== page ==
Because it can be easier and cleaner to seperate domain from presentation.
Winform apps were event-driven. You had to handle various control events and write events in the code-behind. So the programmer was in charge of initializing the controls/widgets, handling changes as well as writing back changes to the underlying store. This can lead (and usually does) to lots of logic getting embedded into the GUI. As a result, it is difficult to test the app without going via the GUI.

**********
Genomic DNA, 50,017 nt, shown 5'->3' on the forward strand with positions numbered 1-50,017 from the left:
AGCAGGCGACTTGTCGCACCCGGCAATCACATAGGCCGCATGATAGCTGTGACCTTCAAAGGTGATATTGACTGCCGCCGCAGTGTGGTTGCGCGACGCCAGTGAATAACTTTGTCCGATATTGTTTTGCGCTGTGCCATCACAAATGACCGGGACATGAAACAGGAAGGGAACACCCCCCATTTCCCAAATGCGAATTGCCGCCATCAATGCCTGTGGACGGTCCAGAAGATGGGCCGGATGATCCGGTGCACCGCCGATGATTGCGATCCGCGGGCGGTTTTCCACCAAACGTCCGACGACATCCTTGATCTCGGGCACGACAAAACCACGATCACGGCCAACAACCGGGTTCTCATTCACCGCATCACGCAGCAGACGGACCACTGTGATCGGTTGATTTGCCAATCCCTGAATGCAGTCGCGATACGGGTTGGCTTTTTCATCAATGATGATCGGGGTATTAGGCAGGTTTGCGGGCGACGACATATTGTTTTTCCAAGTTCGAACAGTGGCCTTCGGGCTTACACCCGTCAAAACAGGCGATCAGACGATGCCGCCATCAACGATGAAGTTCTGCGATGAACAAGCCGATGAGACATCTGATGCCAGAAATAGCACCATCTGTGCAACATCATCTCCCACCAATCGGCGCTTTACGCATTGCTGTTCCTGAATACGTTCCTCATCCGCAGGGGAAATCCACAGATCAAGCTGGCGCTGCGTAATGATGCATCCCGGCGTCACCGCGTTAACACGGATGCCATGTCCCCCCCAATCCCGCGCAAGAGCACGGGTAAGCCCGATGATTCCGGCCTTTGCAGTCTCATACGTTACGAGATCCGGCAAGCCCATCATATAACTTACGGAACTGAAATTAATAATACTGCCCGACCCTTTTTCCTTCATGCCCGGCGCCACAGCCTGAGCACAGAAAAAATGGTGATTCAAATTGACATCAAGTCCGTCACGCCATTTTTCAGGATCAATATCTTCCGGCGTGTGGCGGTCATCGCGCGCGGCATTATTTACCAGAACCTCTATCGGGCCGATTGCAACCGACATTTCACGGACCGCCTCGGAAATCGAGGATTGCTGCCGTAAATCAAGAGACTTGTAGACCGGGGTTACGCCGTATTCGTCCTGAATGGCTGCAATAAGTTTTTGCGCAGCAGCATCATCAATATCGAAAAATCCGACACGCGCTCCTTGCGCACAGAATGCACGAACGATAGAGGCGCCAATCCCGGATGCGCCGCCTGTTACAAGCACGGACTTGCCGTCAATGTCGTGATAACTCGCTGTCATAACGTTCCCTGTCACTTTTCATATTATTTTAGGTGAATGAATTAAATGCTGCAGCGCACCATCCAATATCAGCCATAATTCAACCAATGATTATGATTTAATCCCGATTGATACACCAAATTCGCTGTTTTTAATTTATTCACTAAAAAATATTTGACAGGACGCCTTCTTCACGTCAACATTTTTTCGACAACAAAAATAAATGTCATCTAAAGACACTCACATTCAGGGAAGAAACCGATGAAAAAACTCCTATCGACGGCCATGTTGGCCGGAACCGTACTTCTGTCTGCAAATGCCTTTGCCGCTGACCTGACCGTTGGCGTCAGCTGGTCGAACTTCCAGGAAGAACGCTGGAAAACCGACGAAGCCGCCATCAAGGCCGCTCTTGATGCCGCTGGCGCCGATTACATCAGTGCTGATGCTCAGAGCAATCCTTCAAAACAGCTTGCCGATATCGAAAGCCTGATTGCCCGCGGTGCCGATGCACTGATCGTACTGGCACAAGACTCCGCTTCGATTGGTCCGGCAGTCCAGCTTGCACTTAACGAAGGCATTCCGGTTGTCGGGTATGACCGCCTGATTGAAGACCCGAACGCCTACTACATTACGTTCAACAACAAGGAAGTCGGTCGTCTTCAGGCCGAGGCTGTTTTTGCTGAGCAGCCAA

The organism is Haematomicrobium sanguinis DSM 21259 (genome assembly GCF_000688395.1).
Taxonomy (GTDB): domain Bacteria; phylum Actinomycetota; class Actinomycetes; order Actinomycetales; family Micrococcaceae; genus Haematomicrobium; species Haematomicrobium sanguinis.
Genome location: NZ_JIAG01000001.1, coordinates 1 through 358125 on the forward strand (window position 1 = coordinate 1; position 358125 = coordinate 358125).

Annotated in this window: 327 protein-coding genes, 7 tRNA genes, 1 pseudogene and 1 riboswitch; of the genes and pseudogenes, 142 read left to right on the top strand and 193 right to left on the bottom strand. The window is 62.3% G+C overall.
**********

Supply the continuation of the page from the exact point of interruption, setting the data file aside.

WPF has changed this quite a bit. WPF's databinding support ensures that your UI updates and is in-sync with the domain objects it is presenting. So you can modify the underlying collection by doing an Add() and the bound UI would pick up this change and update itself. So the wiring between the UI and the underlying datasource/store is now handled declaratively (no code needs to be written). You can now focus completely on the underlying domain objects. Also it is quite pleasant to write automated tests against.
IMHO you tend to be much more productive and produce cleaner designs, once you get the hang of it. Check out Josh Smith's msdn article on MVVM with WPF